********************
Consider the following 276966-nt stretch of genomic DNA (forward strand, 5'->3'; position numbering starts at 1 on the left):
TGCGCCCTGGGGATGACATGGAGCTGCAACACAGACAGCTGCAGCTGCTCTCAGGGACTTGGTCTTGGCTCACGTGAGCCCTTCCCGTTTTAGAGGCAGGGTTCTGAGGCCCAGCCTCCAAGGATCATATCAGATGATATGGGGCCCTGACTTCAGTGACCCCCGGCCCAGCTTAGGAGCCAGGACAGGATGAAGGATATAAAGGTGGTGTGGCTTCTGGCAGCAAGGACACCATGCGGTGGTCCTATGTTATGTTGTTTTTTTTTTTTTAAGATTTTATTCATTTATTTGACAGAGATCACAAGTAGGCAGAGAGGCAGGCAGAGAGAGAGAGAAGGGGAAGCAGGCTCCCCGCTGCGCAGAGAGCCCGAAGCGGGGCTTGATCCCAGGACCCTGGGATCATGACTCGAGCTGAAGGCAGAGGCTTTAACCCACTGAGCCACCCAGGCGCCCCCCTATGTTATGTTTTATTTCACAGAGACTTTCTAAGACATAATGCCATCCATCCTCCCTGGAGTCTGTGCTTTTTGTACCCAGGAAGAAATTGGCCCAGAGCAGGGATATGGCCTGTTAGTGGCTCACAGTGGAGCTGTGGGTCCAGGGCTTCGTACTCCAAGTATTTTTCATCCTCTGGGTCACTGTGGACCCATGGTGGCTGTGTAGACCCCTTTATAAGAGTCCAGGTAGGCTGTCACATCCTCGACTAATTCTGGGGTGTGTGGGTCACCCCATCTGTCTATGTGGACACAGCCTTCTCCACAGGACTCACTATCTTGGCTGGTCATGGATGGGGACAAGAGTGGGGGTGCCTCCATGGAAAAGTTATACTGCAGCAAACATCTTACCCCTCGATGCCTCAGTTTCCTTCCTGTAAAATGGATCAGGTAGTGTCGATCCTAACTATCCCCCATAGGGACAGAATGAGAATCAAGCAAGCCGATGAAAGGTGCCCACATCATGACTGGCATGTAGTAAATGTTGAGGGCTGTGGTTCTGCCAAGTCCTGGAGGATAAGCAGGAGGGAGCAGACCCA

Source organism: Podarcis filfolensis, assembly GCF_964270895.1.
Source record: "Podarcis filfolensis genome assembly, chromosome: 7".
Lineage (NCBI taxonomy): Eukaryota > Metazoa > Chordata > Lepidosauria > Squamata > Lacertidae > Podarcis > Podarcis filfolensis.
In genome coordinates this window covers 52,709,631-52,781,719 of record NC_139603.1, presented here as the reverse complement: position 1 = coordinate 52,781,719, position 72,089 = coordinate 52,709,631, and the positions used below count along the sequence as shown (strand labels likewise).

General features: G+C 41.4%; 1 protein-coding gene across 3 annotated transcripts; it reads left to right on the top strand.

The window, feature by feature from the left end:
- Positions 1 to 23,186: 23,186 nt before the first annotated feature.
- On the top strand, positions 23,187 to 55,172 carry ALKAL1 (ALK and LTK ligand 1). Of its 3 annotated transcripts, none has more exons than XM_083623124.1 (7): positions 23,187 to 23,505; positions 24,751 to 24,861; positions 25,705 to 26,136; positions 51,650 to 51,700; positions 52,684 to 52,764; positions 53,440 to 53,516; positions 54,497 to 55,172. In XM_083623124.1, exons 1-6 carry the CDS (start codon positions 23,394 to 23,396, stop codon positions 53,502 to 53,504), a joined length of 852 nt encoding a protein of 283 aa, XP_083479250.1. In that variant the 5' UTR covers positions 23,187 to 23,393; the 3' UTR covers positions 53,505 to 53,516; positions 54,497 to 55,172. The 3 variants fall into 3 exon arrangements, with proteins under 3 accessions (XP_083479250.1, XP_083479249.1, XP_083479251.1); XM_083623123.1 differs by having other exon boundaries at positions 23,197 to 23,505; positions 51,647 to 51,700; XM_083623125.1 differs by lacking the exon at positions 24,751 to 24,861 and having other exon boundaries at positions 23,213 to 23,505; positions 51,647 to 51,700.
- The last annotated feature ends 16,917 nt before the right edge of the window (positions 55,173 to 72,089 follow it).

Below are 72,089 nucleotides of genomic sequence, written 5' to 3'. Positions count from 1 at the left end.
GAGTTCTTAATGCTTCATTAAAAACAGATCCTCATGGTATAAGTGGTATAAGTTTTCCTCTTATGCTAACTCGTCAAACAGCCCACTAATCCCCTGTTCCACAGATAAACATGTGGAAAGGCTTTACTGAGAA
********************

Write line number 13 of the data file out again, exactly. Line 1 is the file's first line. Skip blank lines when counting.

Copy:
GAGTTCTTAATGCTTCATTAAAAACAGATCCTCATGGTATAAGTGGTATAAGTTTTCCTCTTATGCTAACTCGTCAAACAGCCCACTAATCCCCTGTTCCACAGATAAACATGTGGAAAGGCTTTACTGAGAA